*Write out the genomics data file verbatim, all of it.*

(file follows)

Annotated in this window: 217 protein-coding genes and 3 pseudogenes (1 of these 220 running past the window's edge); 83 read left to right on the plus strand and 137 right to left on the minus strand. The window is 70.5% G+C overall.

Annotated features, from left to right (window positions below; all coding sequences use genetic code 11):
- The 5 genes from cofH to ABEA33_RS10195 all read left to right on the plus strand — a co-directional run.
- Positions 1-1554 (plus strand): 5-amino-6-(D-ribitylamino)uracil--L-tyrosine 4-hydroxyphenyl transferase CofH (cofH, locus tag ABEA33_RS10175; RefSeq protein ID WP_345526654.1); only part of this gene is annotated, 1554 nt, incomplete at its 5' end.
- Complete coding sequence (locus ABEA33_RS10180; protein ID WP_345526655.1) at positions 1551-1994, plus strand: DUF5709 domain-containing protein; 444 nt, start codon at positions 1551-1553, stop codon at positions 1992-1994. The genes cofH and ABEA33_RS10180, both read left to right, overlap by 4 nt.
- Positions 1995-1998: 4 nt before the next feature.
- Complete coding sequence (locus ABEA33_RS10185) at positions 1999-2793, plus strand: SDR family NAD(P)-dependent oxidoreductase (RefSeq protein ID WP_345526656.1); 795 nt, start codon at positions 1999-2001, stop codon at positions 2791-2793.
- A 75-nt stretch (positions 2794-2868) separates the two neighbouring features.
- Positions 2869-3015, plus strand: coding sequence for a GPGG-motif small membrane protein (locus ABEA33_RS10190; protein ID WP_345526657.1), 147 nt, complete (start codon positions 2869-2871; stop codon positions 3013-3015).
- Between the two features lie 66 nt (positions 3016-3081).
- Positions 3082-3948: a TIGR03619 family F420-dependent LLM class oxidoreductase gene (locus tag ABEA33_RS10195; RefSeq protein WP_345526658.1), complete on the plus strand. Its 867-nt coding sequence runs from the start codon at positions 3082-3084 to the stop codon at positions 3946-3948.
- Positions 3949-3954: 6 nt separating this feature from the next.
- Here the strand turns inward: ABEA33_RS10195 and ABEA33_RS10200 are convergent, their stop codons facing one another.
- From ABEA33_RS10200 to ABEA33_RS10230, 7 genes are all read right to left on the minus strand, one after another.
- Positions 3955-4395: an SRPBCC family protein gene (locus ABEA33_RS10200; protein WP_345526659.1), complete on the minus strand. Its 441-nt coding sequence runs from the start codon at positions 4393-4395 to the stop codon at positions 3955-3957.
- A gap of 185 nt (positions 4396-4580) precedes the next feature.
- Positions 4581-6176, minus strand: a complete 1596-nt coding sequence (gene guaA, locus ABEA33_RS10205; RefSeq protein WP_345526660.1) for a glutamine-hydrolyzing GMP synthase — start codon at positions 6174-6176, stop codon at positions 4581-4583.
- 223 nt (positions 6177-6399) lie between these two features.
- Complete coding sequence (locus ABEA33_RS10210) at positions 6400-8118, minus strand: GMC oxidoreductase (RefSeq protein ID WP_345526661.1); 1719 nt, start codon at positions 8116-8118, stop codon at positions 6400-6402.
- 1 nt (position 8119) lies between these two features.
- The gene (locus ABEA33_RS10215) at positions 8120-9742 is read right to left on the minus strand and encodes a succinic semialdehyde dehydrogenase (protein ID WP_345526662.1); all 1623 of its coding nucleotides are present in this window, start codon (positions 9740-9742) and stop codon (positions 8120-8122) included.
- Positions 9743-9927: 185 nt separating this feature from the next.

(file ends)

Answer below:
Annotated in this window: 217 protein-coding genes and 3 pseudogenes (1 of these 220 running past the window's edge); 83 read left to right on the plus strand and 137 right to left on the minus strand. The window is 70.5% G+C overall.

Annotated features, from left to right (window positions below; all coding sequences use genetic code 11):
- The 5 genes from cofH to ABEA33_RS10195 all read left to right on the plus strand — a co-directional run.
- Positions 1-1554 (plus strand): 5-amino-6-(D-ribitylamino)uracil--L-tyrosine 4-hydroxyphenyl transferase CofH (cofH, locus tag ABEA33_RS10175; RefSeq protein ID WP_345526654.1); only part of this gene is annotated, 1554 nt, incomplete at its 5' end.
- Complete coding sequence (locus ABEA33_RS10180; protein ID WP_345526655.1) at positions 1551-1994, plus strand: DUF5709 domain-containing protein; 444 nt, start codon at positions 1551-1553, stop codon at positions 1992-1994. The genes cofH and ABEA33_RS10180, both read left to right, overlap by 4 nt.
- Positions 1995-1998: 4 nt before the next feature.
- Complete coding sequence (locus ABEA33_RS10185) at positions 1999-2793, plus strand: SDR family NAD(P)-dependent oxidoreductase (RefSeq protein ID WP_345526656.1); 795 nt, start codon at positions 1999-2001, stop codon at positions 2791-2793.
- A 75-nt stretch (positions 2794-2868) separates the two neighbouring features.
- Positions 2869-3015, plus strand: coding sequence for a GPGG-motif small membrane protein (locus ABEA33_RS10190; protein ID WP_345526657.1), 147 nt, complete (start codon positions 2869-2871; stop codon positions 3013-3015).
- Between the two features lie 66 nt (positions 3016-3081).
- Positions 3082-3948: a TIGR03619 family F420-dependent LLM class oxidoreductase gene (locus tag ABEA33_RS10195; RefSeq protein WP_345526658.1), complete on the plus strand. Its 867-nt coding sequence runs from the start codon at positions 3082-3084 to the stop codon at positions 3946-3948.
- Positions 3949-3954: 6 nt separating this feature from the next.
- Here the strand turns inward: ABEA33_RS10195 and ABEA33_RS10200 are convergent, their stop codons facing one another.
- From ABEA33_RS10200 to ABEA33_RS10230, 7 genes are all read right to left on the minus strand, one after another.
- Positions 3955-4395: an SRPBCC family protein gene (locus ABEA33_RS10200; protein WP_345526659.1), complete on the minus strand. Its 441-nt coding sequence runs from the start codon at positions 4393-4395 to the stop codon at positions 3955-3957.
- A gap of 185 nt (positions 4396-4580) precedes the next feature.
- Positions 4581-6176, minus strand: a complete 1596-nt coding sequence (gene guaA, locus ABEA33_RS10205; RefSeq protein WP_345526660.1) for a glutamine-hydrolyzing GMP synthase — start codon at positions 6174-6176, stop codon at positions 4581-4583.
- 223 nt (positions 6177-6399) lie between these two features.
- Complete coding sequence (locus ABEA33_RS10210) at positions 6400-8118, minus strand: GMC oxidoreductase (RefSeq protein ID WP_345526661.1); 1719 nt, start codon at positions 8116-8118, stop codon at positions 6400-6402.
- 1 nt (position 8119) lies between these two features.
- The gene (locus ABEA33_RS10215) at positions 8120-9742 is read right to left on the minus strand and encodes a succinic semialdehyde dehydrogenase (protein ID WP_345526662.1); all 1623 of its coding nucleotides are present in this window, start codon (positions 9740-9742) and stop codon (positions 8120-8122) included.
- Positions 9743-9927: 185 nt separating this feature from the next.